- Consult on or run the organization’s projects, ensuring consistency and best practice
- Select and maintain project management technology such as software and applications
- Manage the organization’s portfolio of projects
- Perform resource allocation and budgeting for projects
- Handle project scheduling
- Maintain information resources and templates for project workflows
- Track and analyze project performance and PMO effectiveness
- Governance and decision support for projects
- Identify and evaluate risks
- Ensure quality and consistency in projects
- Support and coach project teams
- Communicate with stakeholders and participants
- Monitor supplier performance
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Rationale for and Benefits of PMOs
Project management offices have become popular because they respond to common and important needs within organizations. Complex projects are fraught with risks of missed deadlines, cost overruns, failed objectives, and scope creep.
Poorly managed projects lead to wasted corporate resources. In fact, the Project Management Institute concluded in a 2016 analysis that $122 million is wasted for every $1 billion invested due to poor project performance, a 12 percent increase over the prior year. By centralizing project management tasks in the PMO, enterprises can take advantage of the specialization, experience, and expertise of PMO staff rather than asking individual managers to “reinvent the wheel” when they run a project. The PMO fosters a consistency in project management that makes it possible to repeat processes from one project to the next,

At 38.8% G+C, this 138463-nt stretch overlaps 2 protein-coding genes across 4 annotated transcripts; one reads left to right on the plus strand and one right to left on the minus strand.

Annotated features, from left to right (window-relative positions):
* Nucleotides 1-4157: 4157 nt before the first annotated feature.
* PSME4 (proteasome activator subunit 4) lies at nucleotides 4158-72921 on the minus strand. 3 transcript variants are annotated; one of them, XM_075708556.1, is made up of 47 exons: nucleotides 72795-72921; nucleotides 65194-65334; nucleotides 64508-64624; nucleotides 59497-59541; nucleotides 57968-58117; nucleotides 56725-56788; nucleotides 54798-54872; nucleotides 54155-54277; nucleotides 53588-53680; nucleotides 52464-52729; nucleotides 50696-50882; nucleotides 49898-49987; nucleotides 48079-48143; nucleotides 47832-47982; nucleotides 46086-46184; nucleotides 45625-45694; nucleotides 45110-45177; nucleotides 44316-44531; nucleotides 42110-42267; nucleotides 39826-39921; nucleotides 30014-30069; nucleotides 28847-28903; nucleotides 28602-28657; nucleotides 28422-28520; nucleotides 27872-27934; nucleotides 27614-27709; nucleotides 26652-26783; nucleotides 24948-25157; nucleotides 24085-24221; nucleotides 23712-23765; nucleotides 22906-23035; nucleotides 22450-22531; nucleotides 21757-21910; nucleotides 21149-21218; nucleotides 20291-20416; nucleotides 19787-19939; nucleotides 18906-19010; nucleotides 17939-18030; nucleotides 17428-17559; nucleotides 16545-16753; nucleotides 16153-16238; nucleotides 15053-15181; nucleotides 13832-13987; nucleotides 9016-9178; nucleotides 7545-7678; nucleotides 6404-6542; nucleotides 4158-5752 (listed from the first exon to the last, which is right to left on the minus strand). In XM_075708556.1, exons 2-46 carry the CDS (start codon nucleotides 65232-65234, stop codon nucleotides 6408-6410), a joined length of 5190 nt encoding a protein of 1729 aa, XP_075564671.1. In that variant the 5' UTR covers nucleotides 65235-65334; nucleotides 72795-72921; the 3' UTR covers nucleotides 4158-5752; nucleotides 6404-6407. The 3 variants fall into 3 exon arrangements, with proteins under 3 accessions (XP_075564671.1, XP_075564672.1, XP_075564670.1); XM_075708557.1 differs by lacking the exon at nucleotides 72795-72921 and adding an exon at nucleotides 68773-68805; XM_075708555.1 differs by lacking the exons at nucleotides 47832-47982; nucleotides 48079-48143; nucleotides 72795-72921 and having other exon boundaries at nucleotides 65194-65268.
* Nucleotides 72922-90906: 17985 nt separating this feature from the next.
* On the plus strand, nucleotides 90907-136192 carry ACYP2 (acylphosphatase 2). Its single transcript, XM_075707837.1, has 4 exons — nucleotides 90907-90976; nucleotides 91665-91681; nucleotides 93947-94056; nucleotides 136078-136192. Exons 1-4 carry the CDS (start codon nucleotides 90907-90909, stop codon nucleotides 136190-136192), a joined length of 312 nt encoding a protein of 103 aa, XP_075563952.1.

For those companies that develop effective PMOs, the rewards are great. The benefits of the PMO can include:
- Centralized project data which enables better visibility into projects, greater understanding of how projects are aligned with organizational objectives, and improved insight into project status.
- Better resource allocation because the PMO looks at the range of project candidates and using portfolio management techniques, prioritizes initiatives.